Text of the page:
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Do IMF and World Bank Programs Induce Government Crises? An Empirical Analysis


  • Dreher, Axel
  • Gassebner, Martin


We examine whether and under what circumstances World Bank and International Monetary Fund (IMF) programs affect the likelihood of major government crises. We find that crises are, on average, more likely as a consequence of World Bank programs. We also find that governments face an increasing risk of entering a crisis when they remain under an IMF or World Bank arrangement once the economy's performance improves. The international financial institution's (IFI) scapegoat function thus seems to lose its value when the need for financial support is less urgent. While the probability of a crisis increases when a government turns to the IFIs, programs inherited by preceding governments do not affect the probability of a crisis. This is in line with two interpretations. First, the conclusion of IFI programs can signal the government's incompetence, and second, governments that inherit programs might be less likely to implement program conditions agreed to by their predecessors.

Suggested Citation

  • Dreher, Axel & Gassebner, Martin, 2012. "Do IMF and World Bank Programs Induce Government Crises? An Empirical Analysis," International Organization, Cambridge University Press, vol. 66(02), pages 329-358, April.
  • Handle: RePEc:cup:intorg:v:66:y:2012:i:02:p:329-358_00

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    References listed on IDEAS

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    17. repec:hrv:faseco:34721963 is not listed on IDEAS
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    Cited by:

    1. Liesbet Hooghe & Gary Marks, 2015. "Delegation and pooling in international organizations," The Review of International Organizations, Springer, vol. 10(3), pages 305-328, September.
    2. Aidt, Toke & Albornoz, Facundo & Gassebner, Martin, 2010. "The Golden Halo and Political Transitions," Proceedings of the German Development Economics Conference, Hannover 2010 48, Verein für Socialpolitik, Research Committee Development Economics.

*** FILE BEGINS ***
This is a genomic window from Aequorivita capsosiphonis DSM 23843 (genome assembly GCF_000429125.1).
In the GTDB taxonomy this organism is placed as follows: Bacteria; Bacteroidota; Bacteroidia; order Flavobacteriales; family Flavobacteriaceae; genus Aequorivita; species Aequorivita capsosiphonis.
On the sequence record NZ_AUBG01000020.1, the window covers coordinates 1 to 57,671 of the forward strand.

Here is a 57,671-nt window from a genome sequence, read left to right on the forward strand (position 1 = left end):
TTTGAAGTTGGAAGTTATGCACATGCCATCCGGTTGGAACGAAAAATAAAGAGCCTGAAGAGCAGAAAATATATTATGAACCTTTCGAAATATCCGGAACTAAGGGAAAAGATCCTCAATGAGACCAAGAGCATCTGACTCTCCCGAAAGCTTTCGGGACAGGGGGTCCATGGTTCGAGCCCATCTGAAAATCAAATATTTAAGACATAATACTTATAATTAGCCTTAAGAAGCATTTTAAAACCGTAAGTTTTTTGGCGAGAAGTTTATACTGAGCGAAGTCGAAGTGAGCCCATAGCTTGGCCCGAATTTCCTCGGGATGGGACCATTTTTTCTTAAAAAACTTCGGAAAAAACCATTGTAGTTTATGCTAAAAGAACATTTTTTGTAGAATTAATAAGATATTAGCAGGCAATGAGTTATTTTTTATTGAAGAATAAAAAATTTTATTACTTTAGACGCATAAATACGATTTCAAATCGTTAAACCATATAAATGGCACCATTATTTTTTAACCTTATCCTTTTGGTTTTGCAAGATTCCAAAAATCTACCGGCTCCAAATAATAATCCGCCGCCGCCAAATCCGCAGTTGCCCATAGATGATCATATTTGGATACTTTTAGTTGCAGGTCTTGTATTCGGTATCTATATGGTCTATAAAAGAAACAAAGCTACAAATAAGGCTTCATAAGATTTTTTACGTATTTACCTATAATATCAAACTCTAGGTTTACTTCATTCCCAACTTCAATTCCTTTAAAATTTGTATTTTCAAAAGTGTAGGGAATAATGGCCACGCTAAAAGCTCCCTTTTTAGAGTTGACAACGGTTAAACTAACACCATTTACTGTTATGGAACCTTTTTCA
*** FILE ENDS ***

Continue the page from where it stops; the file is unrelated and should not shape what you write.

3. Kersting, Erasmus K. & Kilby, Christopher, 2016. "With a little help from my friends: Global electioneering and World Bank lending," Journal of Development Economics, Elsevier, vol. 121(C), pages 153-165.
    4. Christoph Moser & Jan-Egbert Sturm, 2011. "Explaining IMF lending decisions after the Cold War," The Review of International Organizations, Springer, vol. 6(3), pages 307-340, September.
    5. Doris A. Oberdabernig, 2018. "Determinants of IMF lending: How different is Sub-Saharan Africa?," Economics Bulletin, AccessEcon, vol. 38(1), pages 136-145.
    6. Li, Larry & Sy, Malick & McMurray, Adela, 2015. "Insights into the IMF bailout debate: A review and research agenda," Journal of Policy Modeling, Elsevier, vol. 37(6), pages 891-914.
    7. Psofogiorgos, Nikolaos - Alexandros & Metaxas, Theodore, 2017. "IMF, Democracy and Economic Development: Review and Critique," MPRA Paper 79403, University Library of Munich, Germany.
    8. repec:spr:revint:v:12:y:2017:i:4:d:10.1007_s11558-016-9250-3 is not listed on IDEAS
    9. Soumyajit Mazumder, 2016. "Can I stay a BIT longer? The effect of bilateral investment treaties on political survival," The Review of International Organizations, Springer, vol. 11(4), pages 477-521, December.
    10. Lang, Valentin, 2016. "The Economics of the Democratic Deficit: The Effect of IMF Programs on Inequality," Working Papers 0617, University of Heidelberg, Department of Economics.

    More about this item

    JEL classification:

    • D72 - Microeconomics - - Analysis of Collective Decision-Making - - - Political Processes: Rent-seeking, Lobbying, Elections, Legislatures, and Voting Behavior
    • F34 - International Economics - - International Finance - - - International Lending and Debt Problems
    • P48 - Economic Systems - - Other Economic Systems - - - Political Economy; Legal Institutions; Property Rights; Natural Resources; Energy; Environment; Regional Studies


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